At what date the Macleay family started collecting objects made by peoples from the Pacific islands is not known. But living in Sydney from the 1830s certainly gave them opportunity and a position in society to do so. Entomological specimens, crabs, sponges and a huge variety of zoological and faunal material came to them as gifts from naturalists and officers of the many ships coming into Sydney during the 19th century. We do know that William John Macleay – the last in our line of Macleay collectors – acquired Pacific Islander things from ships in Sydney, purchased at times items from shops and personally traded for objects during the Chevert Expedition (1875). This material of the 19th century was gifted to the University when it became formalized as the Macleay Museum in 1892.
In the 20th and 21st centuries the Pacific collection grew through the work of the University’s researchers in anthropology, education and geography, and through the donations of administrative officers and war veterans working in the region, and by the donations of collectors. In this illustrated talk, Jude will touch on the various ways the Macleay’s Pacific collection came into being from centuries 19 through to the 21st.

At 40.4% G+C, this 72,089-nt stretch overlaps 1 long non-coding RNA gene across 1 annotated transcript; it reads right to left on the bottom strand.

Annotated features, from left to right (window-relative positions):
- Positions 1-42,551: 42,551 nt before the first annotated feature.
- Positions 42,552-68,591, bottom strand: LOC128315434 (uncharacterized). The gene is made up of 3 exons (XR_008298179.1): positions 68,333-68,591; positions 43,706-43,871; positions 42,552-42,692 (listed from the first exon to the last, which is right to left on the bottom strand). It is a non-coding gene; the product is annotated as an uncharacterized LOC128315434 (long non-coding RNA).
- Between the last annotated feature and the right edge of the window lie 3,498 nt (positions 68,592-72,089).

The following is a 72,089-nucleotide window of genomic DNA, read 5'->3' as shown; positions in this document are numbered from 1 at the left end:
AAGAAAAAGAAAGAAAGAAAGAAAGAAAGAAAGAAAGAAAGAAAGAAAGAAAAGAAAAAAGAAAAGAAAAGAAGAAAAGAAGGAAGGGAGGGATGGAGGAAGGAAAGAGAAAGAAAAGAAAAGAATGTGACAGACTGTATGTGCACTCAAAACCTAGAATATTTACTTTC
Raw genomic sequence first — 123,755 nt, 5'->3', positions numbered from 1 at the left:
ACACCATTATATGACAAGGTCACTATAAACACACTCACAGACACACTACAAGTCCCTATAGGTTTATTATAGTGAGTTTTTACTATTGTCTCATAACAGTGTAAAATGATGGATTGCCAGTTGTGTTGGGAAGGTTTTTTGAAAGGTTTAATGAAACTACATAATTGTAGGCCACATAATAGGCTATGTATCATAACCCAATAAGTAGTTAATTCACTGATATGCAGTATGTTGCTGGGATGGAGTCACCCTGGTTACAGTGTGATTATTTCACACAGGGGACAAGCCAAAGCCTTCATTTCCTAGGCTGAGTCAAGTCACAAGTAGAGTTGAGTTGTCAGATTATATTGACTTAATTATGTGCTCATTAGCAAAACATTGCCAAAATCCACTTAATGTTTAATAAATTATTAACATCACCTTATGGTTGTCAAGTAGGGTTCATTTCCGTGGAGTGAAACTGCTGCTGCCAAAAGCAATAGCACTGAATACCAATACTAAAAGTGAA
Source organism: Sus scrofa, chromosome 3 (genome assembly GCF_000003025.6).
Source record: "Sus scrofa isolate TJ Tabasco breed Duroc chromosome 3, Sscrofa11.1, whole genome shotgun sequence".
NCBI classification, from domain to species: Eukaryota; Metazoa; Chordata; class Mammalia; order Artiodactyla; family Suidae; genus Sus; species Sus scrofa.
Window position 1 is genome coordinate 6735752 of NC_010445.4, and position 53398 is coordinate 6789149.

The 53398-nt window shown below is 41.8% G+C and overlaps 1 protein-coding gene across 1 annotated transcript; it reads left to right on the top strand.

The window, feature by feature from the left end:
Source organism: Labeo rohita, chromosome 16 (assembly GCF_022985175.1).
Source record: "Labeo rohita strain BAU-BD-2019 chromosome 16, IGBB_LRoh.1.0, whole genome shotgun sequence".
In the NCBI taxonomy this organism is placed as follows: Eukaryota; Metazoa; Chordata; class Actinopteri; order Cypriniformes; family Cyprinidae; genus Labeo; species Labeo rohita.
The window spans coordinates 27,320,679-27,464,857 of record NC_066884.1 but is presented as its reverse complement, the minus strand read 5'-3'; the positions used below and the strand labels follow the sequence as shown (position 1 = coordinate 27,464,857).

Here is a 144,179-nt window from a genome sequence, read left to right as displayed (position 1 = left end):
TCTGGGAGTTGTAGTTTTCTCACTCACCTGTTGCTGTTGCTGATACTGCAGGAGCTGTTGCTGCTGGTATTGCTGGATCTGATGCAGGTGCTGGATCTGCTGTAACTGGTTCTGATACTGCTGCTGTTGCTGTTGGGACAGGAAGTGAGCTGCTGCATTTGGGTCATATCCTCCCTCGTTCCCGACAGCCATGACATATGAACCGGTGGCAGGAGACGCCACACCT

Jude Philp is Senior Curator of the Macleay Museum at The University of Sydney. Her work includes overseeing the curatorial work on the museum’s collections, researching and writing exhibitions, giving gallery talks and working with researchers investigating the collections. She is currently working on the Macleay’s forthcoming exhibitions within the Chau Chak Wing Museum (due to open in 2018), and a joint project with Victorian, NSW and Qld State Museums on Sir William MacGregor’s collection of PNG heritage made between 1888-1898. Jude studied anthropology at Sydney and Cambridge Universities and undertook her doctorate on museum collections and Torres Strait Islanders’ philosophy of history.
Senior Curator, Macleay Museum Sydney University Museums.